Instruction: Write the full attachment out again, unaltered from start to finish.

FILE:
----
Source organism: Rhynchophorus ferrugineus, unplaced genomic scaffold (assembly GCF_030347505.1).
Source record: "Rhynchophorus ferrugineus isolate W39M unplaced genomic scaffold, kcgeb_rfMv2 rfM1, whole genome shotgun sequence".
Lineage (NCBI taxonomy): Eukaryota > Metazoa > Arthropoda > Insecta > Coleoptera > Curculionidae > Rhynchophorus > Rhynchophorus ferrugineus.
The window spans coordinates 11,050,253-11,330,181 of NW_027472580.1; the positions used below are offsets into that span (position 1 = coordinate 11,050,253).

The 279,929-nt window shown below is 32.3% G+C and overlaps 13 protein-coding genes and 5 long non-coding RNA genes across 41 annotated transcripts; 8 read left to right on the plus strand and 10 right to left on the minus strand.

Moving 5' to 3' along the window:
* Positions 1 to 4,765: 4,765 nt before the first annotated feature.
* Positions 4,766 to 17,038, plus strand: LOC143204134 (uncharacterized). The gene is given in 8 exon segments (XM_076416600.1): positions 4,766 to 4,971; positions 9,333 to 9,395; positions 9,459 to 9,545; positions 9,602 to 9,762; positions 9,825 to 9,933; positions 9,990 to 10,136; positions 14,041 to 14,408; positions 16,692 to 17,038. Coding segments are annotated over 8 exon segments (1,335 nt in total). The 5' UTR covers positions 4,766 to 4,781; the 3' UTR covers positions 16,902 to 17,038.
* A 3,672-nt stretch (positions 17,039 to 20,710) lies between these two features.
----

Source organism: Rhynchophorus ferrugineus, unplaced genomic scaffold (assembly GCF_030347505.1).
Source record: "Rhynchophorus ferrugineus isolate W39M unplaced genomic scaffold, kcgeb_rfMv2 rfM1, whole genome shotgun sequence".
Lineage (NCBI taxonomy): Eukaryota > Metazoa > Arthropoda > Insecta > Coleoptera > Curculionidae > Rhynchophorus > Rhynchophorus ferrugineus.
The window spans coordinates 11,050,253-11,330,181 of NW_027472580.1; the positions used below are offsets into that span (position 1 = coordinate 11,050,253).

The 279,929-nt window shown below is 32.3% G+C and overlaps 13 protein-coding genes and 5 long non-coding RNA genes across 41 annotated transcripts; 8 read left to right on the plus strand and 10 right to left on the minus strand.

Moving 5' to 3' along the window:
* Positions 1 to 4,765: 4,765 nt before the first annotated feature.
* Positions 4,766 to 17,038, plus strand: LOC143204134 (uncharacterized). The gene is given in 8 exon segments (XM_076416600.1): positions 4,766 to 4,971; positions 9,333 to 9,395; positions 9,459 to 9,545; positions 9,602 to 9,762; positions 9,825 to 9,933; positions 9,990 to 10,136; positions 14,041 to 14,408; positions 16,692 to 17,038. Coding segments are annotated over 8 exon segments (1,335 nt in total). The 5' UTR covers positions 4,766 to 4,781; the 3' UTR covers positions 16,902 to 17,038.
* A 3,672-nt stretch (positions 17,039 to 20,710) lies between these two features.